As such, we advise parents not to allow children to play Roblox. We also advise parents to ensure that Internet access at home is carefully supervised at all times; Wi-Fi routers have options to restrict access to certain websites and to prevent access to the Internet beyond certain times. Devices such as tablets and mobile phones also have parental controls to ensure our children are safe.
Information and guidance about all areas of E-Safety are available online. Recommended sources include:
* Think U Know
* Child Exploitation and Online Protection (CEOP)
* Get Safe Online
* NSPCC – Share Aware and Net Aware
* Vodaphone Digital Parenting
Our motivation for writing this letter is, as always, to ensure our children are safe and happy at all times, and we are sure you will support us in this matter.
The dangers of live streaming have been in the national news recently; you may have seen the article on the BBC news, where live streaming is described as an 'urgent threat':
We though it would be useful to direct you to information about what live streaming is and how you can keep your family safe from the risks. CEOP have produced detailed guidance on the Think U Know website that we would strongly encourage you to read:
Please do contact us in school if we can support or help with this, or any e-safety concerns you may have.
Social Media Age Limits
To keep our children safe, social networks have age limits. According to a recent survey by the NSPCC, more than half of the parents surveyed were unaware of such age restrictions. As such, we thought it would be useful to share the age limits with yourselves.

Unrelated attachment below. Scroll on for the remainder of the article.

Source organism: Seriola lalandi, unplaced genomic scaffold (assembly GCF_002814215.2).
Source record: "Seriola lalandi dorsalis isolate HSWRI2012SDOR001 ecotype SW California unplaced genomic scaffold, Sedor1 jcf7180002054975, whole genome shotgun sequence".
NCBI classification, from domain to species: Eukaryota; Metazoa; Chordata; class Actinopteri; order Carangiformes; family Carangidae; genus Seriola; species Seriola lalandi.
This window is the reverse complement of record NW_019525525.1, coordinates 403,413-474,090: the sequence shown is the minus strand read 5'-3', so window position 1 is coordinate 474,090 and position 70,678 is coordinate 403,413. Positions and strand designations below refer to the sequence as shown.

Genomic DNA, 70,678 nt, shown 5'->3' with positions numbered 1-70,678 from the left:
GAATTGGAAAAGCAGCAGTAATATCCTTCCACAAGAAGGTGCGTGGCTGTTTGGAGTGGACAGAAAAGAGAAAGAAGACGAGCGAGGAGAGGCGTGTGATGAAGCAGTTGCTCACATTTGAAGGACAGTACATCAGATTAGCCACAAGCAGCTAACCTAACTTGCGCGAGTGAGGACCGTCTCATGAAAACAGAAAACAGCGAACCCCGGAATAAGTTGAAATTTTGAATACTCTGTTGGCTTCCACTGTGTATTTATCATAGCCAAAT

Facebook requires its users to be 13 before they create an account, including registering an account on behalf of someone.
WhatsApp The minimum age of use for WhatsApp was prevoiusly 16 but it has recently been changed to 13.
YouTube To have a YouTube account users must be 18, or 13 with parental permission.
Twitter To have a Twitter account users must be 13.
Instagram To have an Instagram account users must be 13.
At school, our pupils can be subjected to peer pressure to have access to some or all of the above listed networks. We encourage our pupils to be resilient to such pressure, remembering that there are so many more valuable and enjoyable ways to spend time. In discussion with parents, quite often the line used by pupils is, 'everyone else has it'; this, of course, isn't always the case.
We'd also like make parents aware of the dangers of pupils sharing mobile phone numbers to group chats. When shared to a group chat, all members of the group can access the mobile phone number.
We encourage our pupils to:
Zip, Block, Flag
Zip - don't give away personal information online.
Block - block people/strangers who send inappropriate messages.
Flag - tell a trusted adult if anything online makes you feel unhappy.